@Jenny7Ruth General fears seem to appear in children when they are around 2, so his fear of the black ones and not the white ones to me seems normal to me for his age. Personally, I wouldn't worry about it. However, if he shows any other signs of autism, you may want to have him tested. (I've read babies that love to watch fans is one of the early signs of autism). However, if your son is like mine and this is the only thing that is "different" about him, then you may just have one of the many boys that love mechanical things We just try to encourage our son to explore new things and are always describing in detail how anything mechanical works. Like I said before, we might be raising a future engineer!View Thread
When I originally posted this thread, my son was not yet 3. Now he is over 4 and he still loves fans. He seems to be one of those kids who love to know how things work. In fact his favorite show since he was nearly 2 years old is "How It's Made". His obsession with fans was so bad, we couldn't even take a walk around the block without him wanting to stop at EVERY house and look at the air conditioning units to see if the fan was spinning. Although we were concerned with the obsession, we also were concerned about hurting his self esteem by making any negative comments about fans or his love of them.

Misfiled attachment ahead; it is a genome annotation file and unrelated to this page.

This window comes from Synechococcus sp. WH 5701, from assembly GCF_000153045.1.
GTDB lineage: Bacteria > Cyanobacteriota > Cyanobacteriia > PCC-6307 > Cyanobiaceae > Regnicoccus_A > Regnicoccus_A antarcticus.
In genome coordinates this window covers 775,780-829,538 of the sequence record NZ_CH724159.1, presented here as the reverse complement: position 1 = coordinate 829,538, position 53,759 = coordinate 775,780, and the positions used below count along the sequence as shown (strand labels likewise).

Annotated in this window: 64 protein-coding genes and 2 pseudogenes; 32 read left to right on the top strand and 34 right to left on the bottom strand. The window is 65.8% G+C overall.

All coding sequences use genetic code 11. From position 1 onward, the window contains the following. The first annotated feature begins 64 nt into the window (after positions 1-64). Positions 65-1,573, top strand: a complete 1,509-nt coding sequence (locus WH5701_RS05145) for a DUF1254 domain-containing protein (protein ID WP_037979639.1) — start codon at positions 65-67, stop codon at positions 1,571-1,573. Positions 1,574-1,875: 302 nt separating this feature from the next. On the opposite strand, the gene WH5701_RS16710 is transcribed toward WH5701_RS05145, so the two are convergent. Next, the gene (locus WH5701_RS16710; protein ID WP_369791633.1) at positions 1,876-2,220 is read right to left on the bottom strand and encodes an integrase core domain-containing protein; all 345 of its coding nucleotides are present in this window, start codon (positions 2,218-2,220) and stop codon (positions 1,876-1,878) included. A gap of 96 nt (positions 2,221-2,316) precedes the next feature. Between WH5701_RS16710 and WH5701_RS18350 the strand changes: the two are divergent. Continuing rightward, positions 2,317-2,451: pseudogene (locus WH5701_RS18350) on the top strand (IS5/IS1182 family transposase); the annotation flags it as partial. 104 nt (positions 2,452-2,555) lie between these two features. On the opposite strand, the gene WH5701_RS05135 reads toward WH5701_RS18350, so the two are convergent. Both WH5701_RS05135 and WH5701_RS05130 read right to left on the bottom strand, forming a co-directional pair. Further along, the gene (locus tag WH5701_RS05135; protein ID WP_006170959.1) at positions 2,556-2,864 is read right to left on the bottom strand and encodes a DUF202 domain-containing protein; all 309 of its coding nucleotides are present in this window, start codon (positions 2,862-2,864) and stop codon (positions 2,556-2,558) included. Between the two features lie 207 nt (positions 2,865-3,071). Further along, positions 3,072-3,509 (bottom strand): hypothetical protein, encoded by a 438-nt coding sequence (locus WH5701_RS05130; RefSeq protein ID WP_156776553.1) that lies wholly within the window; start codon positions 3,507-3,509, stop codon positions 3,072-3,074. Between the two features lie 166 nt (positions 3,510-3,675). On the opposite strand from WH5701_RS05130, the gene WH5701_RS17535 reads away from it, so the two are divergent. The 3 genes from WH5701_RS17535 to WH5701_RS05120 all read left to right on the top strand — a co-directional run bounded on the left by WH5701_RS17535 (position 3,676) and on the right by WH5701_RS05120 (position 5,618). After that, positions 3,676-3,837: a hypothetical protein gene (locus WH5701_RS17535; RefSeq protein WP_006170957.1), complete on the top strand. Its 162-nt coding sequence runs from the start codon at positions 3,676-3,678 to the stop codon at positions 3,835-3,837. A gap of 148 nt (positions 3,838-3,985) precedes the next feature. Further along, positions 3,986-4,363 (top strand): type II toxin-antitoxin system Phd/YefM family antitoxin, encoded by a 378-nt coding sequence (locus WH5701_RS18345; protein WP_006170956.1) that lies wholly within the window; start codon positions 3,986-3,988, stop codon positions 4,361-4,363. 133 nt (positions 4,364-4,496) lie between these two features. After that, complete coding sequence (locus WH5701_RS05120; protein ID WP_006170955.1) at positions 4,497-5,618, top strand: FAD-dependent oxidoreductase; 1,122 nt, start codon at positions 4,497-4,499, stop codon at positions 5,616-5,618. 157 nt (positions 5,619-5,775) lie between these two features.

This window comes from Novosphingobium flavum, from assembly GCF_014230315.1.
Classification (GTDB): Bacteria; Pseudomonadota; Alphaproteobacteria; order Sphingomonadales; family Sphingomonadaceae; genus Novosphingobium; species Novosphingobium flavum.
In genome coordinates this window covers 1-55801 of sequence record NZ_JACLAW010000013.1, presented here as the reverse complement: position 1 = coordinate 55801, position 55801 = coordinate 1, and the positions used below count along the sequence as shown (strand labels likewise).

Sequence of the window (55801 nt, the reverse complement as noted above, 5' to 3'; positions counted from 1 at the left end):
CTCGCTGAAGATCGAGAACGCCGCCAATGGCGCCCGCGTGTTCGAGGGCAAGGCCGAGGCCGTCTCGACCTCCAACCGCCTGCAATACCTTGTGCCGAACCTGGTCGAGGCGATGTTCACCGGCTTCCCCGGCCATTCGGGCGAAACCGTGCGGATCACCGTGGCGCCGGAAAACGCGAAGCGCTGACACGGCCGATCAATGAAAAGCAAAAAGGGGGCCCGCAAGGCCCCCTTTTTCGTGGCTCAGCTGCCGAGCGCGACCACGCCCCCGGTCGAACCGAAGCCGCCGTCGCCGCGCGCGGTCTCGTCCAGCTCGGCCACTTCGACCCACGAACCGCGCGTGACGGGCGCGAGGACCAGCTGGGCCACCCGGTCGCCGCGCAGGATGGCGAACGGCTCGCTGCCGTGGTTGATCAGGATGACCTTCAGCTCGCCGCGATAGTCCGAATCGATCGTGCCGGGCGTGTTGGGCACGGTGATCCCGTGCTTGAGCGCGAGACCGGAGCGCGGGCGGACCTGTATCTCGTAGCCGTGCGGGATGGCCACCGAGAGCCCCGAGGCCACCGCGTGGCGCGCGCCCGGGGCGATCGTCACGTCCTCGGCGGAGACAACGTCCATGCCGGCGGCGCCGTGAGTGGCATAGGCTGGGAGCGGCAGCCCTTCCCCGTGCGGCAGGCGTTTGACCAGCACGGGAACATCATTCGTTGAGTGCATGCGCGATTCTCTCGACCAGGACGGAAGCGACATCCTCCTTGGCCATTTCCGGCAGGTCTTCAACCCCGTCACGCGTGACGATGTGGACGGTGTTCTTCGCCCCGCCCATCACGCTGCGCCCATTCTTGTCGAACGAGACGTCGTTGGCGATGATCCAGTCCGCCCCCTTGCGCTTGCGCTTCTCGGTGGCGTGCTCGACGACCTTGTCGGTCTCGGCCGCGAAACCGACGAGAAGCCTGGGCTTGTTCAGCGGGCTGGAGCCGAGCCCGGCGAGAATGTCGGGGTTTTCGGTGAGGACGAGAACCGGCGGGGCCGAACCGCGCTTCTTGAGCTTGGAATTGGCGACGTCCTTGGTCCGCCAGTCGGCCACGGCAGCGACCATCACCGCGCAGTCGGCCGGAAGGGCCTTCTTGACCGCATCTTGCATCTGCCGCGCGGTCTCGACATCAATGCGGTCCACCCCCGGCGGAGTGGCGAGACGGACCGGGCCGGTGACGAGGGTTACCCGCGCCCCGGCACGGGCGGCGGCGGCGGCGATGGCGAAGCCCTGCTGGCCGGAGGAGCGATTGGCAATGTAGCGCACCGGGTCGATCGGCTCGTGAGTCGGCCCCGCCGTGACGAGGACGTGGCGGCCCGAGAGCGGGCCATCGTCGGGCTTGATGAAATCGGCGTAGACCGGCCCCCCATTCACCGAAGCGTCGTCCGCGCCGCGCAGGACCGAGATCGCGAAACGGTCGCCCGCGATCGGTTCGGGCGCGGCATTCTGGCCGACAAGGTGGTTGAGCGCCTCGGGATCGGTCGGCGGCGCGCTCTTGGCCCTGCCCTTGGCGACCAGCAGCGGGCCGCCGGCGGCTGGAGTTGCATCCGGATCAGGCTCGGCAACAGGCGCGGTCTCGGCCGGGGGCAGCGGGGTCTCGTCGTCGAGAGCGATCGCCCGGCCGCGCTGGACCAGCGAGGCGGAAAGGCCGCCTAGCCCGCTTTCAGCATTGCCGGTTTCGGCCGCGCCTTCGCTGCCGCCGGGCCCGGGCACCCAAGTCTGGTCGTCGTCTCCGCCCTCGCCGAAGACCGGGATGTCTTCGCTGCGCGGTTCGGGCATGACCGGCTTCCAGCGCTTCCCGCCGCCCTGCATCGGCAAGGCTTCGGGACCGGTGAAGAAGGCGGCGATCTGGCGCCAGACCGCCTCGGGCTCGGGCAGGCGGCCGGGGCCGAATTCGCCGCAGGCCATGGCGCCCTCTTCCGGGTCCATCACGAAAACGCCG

So over the past 1.5 years, we've learned a few things that have worked for us. First, we tried to limit his time focusing on fans without making it feel like a punshiment during times when it inconvenienced the rest of us. For example, when we went for walks, we'd start by saying "On our walk today, we are going to stop and look at 3 fans, ok? We'll count them as we go." So we'd remind him at each one that after 3 we weren't stopping anymore. And we would not allow him to play with other people's fans when we were at their house, by warning him in advance before we even got there that it wouldn't be allowed, so there was no melt-down later.
We also tried exposing him to other things that could satisfy his curiosity for how it works (gravity, motion, air, etc). For example, we found a fun toy for cheap at Walgreens (just looked it up on Amazon "Discovery Kids Extreme Weather Tornado Lab") that he could turn off/on and it would spin the water into a tornado. We even put drops of food coloring in the water so he could watch the water change colors. I was able to get him to be entertained with this toy for long periods in the kitchen at the table while I cooked dinner. (This one does require supervision). We also bought him a marble maze and watching the marbles run down through the tubes entertained him as much as fans. (This one also needed supervision until he was past the age of putting things in his mouth...i.e. marbles). And now that he's 4, he's starting to really love building Legos with dad.